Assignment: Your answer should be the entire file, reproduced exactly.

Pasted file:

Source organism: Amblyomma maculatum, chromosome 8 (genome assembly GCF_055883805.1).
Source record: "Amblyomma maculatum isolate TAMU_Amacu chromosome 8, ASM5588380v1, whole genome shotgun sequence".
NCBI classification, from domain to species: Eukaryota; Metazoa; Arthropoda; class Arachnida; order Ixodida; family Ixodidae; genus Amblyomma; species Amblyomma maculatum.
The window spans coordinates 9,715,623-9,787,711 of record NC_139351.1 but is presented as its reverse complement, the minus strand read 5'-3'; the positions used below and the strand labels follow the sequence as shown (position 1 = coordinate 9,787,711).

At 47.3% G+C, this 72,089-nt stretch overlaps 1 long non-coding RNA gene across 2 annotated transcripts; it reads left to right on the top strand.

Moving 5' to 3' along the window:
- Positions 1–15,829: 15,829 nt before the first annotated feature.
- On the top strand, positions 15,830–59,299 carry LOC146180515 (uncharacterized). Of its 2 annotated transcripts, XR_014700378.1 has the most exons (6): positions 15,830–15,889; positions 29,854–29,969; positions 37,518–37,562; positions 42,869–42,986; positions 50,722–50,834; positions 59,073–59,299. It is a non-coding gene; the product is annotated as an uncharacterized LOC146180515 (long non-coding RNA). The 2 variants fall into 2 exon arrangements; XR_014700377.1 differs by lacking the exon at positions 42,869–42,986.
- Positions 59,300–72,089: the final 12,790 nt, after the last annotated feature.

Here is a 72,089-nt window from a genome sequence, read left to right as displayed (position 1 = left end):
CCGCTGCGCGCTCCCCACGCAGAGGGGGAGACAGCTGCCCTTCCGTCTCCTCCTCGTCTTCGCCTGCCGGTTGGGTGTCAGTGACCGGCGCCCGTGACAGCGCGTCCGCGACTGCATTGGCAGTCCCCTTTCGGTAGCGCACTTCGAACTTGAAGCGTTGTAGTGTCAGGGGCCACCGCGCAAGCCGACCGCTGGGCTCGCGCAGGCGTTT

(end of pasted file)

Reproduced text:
Source organism: Amblyomma maculatum, chromosome 8 (genome assembly GCF_055883805.1).
Source record: "Amblyomma maculatum isolate TAMU_Amacu chromosome 8, ASM5588380v1, whole genome shotgun sequence".
NCBI classification, from domain to species: Eukaryota; Metazoa; Arthropoda; class Arachnida; order Ixodida; family Ixodidae; genus Amblyomma; species Amblyomma maculatum.
The window spans coordinates 9,715,623-9,787,711 of record NC_139351.1 but is presented as its reverse complement, the minus strand read 5'-3'; the positions used below and the strand labels follow the sequence as shown (position 1 = coordinate 9,787,711).

At 47.3% G+C, this 72,089-nt stretch overlaps 1 long non-coding RNA gene across 2 annotated transcripts; it reads left to right on the top strand.

Moving 5' to 3' along the window:
- Positions 1–15,829: 15,829 nt before the first annotated feature.
- On the top strand, positions 15,830–59,299 carry LOC146180515 (uncharacterized). Of its 2 annotated transcripts, XR_014700378.1 has the most exons (6): positions 15,830–15,889; positions 29,854–29,969; positions 37,518–37,562; positions 42,869–42,986; positions 50,722–50,834; positions 59,073–59,299. It is a non-coding gene; the product is annotated as an uncharacterized LOC146180515 (long non-coding RNA). The 2 variants fall into 2 exon arrangements; XR_014700377.1 differs by lacking the exon at positions 42,869–42,986.
- Positions 59,300–72,089: the final 12,790 nt, after the last annotated feature.

Here is a 72,089-nt window from a genome sequence, read left to right as displayed (position 1 = left end):
CCGCTGCGCGCTCCCCACGCAGAGGGGGAGACAGCTGCCCTTCCGTCTCCTCCTCGTCTTCGCCTGCCGGTTGGGTGTCAGTGACCGGCGCCCGTGACAGCGCGTCCGCGACTGCATTGGCAGTCCCCTTTCGGTAGCGCACTTCGAACTTGAAGCGTTGTAGTGTCAGGGGCCACCGCGCAAGCCGACCGCTGGGCTCGCGCAGGCGTTT